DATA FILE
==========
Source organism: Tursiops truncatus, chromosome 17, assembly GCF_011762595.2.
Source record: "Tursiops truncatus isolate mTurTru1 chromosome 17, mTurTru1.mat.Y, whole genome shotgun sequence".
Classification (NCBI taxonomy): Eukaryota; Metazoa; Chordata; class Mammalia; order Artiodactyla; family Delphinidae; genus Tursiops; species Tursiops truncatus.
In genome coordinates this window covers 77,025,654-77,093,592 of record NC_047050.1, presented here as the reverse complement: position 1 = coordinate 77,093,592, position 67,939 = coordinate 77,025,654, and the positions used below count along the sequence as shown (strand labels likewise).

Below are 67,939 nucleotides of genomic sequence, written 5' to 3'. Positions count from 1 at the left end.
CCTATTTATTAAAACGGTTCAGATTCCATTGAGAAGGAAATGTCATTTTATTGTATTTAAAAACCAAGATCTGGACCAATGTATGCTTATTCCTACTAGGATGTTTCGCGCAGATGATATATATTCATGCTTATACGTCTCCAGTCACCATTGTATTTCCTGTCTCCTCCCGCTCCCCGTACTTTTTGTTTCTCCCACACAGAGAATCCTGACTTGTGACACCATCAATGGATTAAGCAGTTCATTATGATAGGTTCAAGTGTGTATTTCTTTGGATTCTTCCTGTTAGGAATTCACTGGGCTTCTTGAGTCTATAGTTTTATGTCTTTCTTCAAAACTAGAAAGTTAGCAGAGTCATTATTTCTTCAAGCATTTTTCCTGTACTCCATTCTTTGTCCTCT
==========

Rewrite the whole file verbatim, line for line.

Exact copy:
Source organism: Tursiops truncatus, chromosome 17, assembly GCF_011762595.2.
Source record: "Tursiops truncatus isolate mTurTru1 chromosome 17, mTurTru1.mat.Y, whole genome shotgun sequence".
Classification (NCBI taxonomy): Eukaryota; Metazoa; Chordata; class Mammalia; order Artiodactyla; family Delphinidae; genus Tursiops; species Tursiops truncatus.
In genome coordinates this window covers 77,025,654-77,093,592 of record NC_047050.1, presented here as the reverse complement: position 1 = coordinate 77,093,592, position 67,939 = coordinate 77,025,654, and the positions used below count along the sequence as shown (strand labels likewise).

Below are 67,939 nucleotides of genomic sequence, written 5' to 3'. Positions count from 1 at the left end.
CCTATTTATTAAAACGGTTCAGATTCCATTGAGAAGGAAATGTCATTTTATTGTATTTAAAAACCAAGATCTGGACCAATGTATGCTTATTCCTACTAGGATGTTTCGCGCAGATGATATATATTCATGCTTATACGTCTCCAGTCACCATTGTATTTCCTGTCTCCTCCCGCTCCCCGTACTTTTTGTTTCTCCCACACAGAGAATCCTGACTTGTGACACCATCAATGGATTAAGCAGTTCATTATGATAGGTTCAAGTGTGTATTTCTTTGGATTCTTCCTGTTAGGAATTCACTGGGCTTCTTGAGTCTATAGTTTTATGTCTTTCTTCAAAACTAGAAAGTTAGCAGAGTCATTATTTCTTCAAGCATTTTTCCTGTACTCCATTCTTTGTCCTCT